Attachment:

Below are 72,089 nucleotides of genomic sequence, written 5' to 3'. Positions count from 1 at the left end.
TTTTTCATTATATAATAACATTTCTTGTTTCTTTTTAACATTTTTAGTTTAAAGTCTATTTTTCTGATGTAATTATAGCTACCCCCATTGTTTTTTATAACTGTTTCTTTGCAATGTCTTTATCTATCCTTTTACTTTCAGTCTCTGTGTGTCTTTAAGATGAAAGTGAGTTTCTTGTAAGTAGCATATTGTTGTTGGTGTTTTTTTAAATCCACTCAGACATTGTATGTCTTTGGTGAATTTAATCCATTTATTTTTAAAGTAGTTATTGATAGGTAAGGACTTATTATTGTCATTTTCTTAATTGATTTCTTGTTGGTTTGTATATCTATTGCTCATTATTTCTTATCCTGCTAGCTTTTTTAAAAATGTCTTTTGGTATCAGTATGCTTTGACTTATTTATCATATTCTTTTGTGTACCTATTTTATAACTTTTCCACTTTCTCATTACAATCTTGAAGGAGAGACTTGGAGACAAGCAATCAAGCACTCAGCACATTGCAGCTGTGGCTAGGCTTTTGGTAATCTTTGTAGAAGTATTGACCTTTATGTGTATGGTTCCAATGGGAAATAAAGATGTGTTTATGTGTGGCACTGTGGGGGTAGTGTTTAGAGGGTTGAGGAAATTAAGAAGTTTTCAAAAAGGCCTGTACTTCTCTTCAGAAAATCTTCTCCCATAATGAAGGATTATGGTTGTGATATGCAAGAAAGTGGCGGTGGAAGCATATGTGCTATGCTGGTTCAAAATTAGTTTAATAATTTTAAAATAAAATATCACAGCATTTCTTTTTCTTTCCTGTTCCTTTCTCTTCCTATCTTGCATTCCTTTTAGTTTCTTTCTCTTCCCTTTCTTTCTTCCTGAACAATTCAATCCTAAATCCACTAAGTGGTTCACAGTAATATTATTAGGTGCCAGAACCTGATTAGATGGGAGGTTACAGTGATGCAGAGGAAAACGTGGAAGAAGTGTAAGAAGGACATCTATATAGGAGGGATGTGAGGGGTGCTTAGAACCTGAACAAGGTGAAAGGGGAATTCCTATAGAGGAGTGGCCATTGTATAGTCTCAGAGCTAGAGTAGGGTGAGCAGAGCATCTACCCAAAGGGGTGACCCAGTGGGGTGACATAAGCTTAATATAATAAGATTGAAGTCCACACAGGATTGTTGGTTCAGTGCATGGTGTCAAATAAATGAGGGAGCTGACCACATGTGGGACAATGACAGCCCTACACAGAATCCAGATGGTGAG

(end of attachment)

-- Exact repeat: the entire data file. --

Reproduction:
Below are 72,089 nucleotides of genomic sequence, written 5' to 3'. Positions count from 1 at the left end.
TTTTTCATTATATAATAACATTTCTTGTTTCTTTTTAACATTTTTAGTTTAAAGTCTATTTTTCTGATGTAATTATAGCTACCCCCATTGTTTTTTATAACTGTTTCTTTGCAATGTCTTTATCTATCCTTTTACTTTCAGTCTCTGTGTGTCTTTAAGATGAAAGTGAGTTTCTTGTAAGTAGCATATTGTTGTTGGTGTTTTTTTAAATCCACTCAGACATTGTATGTCTTTGGTGAATTTAATCCATTTATTTTTAAAGTAGTTATTGATAGGTAAGGACTTATTATTGTCATTTTCTTAATTGATTTCTTGTTGGTTTGTATATCTATTGCTCATTATTTCTTATCCTGCTAGCTTTTTTAAAAATGTCTTTTGGTATCAGTATGCTTTGACTTATTTATCATATTCTTTTGTGTACCTATTTTATAACTTTTCCACTTTCTCATTACAATCTTGAAGGAGAGACTTGGAGACAAGCAATCAAGCACTCAGCACATTGCAGCTGTGGCTAGGCTTTTGGTAATCTTTGTAGAAGTATTGACCTTTATGTGTATGGTTCCAATGGGAAATAAAGATGTGTTTATGTGTGGCACTGTGGGGGTAGTGTTTAGAGGGTTGAGGAAATTAAGAAGTTTTCAAAAAGGCCTGTACTTCTCTTCAGAAAATCTTCTCCCATAATGAAGGATTATGGTTGTGATATGCAAGAAAGTGGCGGTGGAAGCATATGTGCTATGCTGGTTCAAAATTAGTTTAATAATTTTAAAATAAAATATCACAGCATTTCTTTTTCTTTCCTGTTCCTTTCTCTTCCTATCTTGCATTCCTTTTAGTTTCTTTCTCTTCCCTTTCTTTCTTCCTGAACAATTCAATCCTAAATCCACTAAGTGGTTCACAGTAATATTATTAGGTGCCAGAACCTGATTAGATGGGAGGTTACAGTGATGCAGAGGAAAACGTGGAAGAAGTGTAAGAAGGACATCTATATAGGAGGGATGTGAGGGGTGCTTAGAACCTGAACAAGGTGAAAGGGGAATTCCTATAGAGGAGTGGCCATTGTATAGTCTCAGAGCTAGAGTAGGGTGAGCAGAGCATCTACCCAAAGGGGTGACCCAGTGGGGTGACATAAGCTTAATATAATAAGATTGAAGTCCACACAGGATTGTTGGTTCAGTGCATGGTGTCAAATAAATGAGGGAGCTGACCACATGTGGGACAATGACAGCCCTACACAGAATCCAGATGGTGAG